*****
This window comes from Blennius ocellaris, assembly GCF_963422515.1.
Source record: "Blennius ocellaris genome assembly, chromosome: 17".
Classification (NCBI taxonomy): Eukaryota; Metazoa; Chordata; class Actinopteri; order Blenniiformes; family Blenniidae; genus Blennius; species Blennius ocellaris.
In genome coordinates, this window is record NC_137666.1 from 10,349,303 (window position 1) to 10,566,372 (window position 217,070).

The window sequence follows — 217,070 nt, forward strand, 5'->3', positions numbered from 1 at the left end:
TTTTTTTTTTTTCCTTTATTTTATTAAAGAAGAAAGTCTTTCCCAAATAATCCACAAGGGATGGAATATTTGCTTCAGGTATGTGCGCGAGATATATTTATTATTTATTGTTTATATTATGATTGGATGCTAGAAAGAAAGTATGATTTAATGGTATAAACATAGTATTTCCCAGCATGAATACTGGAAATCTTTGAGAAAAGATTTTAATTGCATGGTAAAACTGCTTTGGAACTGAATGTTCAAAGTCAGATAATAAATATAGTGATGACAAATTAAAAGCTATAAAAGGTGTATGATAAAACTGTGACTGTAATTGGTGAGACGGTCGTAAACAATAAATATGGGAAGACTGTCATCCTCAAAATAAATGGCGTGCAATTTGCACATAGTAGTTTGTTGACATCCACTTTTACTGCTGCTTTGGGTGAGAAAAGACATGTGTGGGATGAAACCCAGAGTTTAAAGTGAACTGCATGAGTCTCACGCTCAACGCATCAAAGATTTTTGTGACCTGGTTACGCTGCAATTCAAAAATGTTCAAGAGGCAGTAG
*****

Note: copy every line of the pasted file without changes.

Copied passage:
This window comes from Blennius ocellaris, assembly GCF_963422515.1.
Source record: "Blennius ocellaris genome assembly, chromosome: 17".
Classification (NCBI taxonomy): Eukaryota; Metazoa; Chordata; class Actinopteri; order Blenniiformes; family Blenniidae; genus Blennius; species Blennius ocellaris.
In genome coordinates, this window is record NC_137666.1 from 10,349,303 (window position 1) to 10,566,372 (window position 217,070).

The window sequence follows — 217,070 nt, forward strand, 5'->3', positions numbered from 1 at the left end:
TTTTTTTTTTTTCCTTTATTTTATTAAAGAAGAAAGTCTTTCCCAAATAATCCACAAGGGATGGAATATTTGCTTCAGGTATGTGCGCGAGATATATTTATTATTTATTGTTTATATTATGATTGGATGCTAGAAAGAAAGTATGATTTAATGGTATAAACATAGTATTTCCCAGCATGAATACTGGAAATCTTTGAGAAAAGATTTTAATTGCATGGTAAAACTGCTTTGGAACTGAATGTTCAAAGTCAGATAATAAATATAGTGATGACAAATTAAAAGCTATAAAAGGTGTATGATAAAACTGTGACTGTAATTGGTGAGACGGTCGTAAACAATAAATATGGGAAGACTGTCATCCTCAAAATAAATGGCGTGCAATTTGCACATAGTAGTTTGTTGACATCCACTTTTACTGCTGCTTTGGGTGAGAAAAGACATGTGTGGGATGAAACCCAGAGTTTAAAGTGAACTGCATGAGTCTCACGCTCAACGCATCAAAGATTTTTGTGACCTGGTTACGCTGCAATTCAAAAATGTTCAAGAGGCAGTAG